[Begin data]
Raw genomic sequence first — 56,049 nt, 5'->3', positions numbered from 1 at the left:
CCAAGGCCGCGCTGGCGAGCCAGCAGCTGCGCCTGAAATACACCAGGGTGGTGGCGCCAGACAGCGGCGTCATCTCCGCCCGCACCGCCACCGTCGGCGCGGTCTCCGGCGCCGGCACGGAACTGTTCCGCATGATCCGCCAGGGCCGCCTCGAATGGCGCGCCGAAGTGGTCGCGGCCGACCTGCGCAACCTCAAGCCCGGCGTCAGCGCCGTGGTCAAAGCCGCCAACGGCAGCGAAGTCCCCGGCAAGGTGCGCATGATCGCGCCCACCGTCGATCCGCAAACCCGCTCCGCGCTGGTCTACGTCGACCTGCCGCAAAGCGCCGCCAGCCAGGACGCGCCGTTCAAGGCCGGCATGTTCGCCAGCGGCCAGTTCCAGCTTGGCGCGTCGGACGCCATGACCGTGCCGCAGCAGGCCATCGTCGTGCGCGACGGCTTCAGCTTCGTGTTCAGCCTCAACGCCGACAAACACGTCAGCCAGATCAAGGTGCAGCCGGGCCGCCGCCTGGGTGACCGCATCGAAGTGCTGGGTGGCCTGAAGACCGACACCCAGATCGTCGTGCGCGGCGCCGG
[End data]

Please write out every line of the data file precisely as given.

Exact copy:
Raw genomic sequence first — 56,049 nt, 5'->3', positions numbered from 1 at the left:
CCAAGGCCGCGCTGGCGAGCCAGCAGCTGCGCCTGAAATACACCAGGGTGGTGGCGCCAGACAGCGGCGTCATCTCCGCCCGCACCGCCACCGTCGGCGCGGTCTCCGGCGCCGGCACGGAACTGTTCCGCATGATCCGCCAGGGCCGCCTCGAATGGCGCGCCGAAGTGGTCGCGGCCGACCTGCGCAACCTCAAGCCCGGCGTCAGCGCCGTGGTCAAAGCCGCCAACGGCAGCGAAGTCCCCGGCAAGGTGCGCATGATCGCGCCCACCGTCGATCCGCAAACCCGCTCCGCGCTGGTCTACGTCGACCTGCCGCAAAGCGCCGCCAGCCAGGACGCGCCGTTCAAGGCCGGCATGTTCGCCAGCGGCCAGTTCCAGCTTGGCGCGTCGGACGCCATGACCGTGCCGCAGCAGGCCATCGTCGTGCGCGACGGCTTCAGCTTCGTGTTCAGCCTCAACGCCGACAAACACGTCAGCCAGATCAAGGTGCAGCCGGGCCGCCGCCTGGGTGACCGCATCGAAGTGCTGGGTGGCCTGAAGACCGACACCCAGATCGTCGTGCGCGGCGCCGG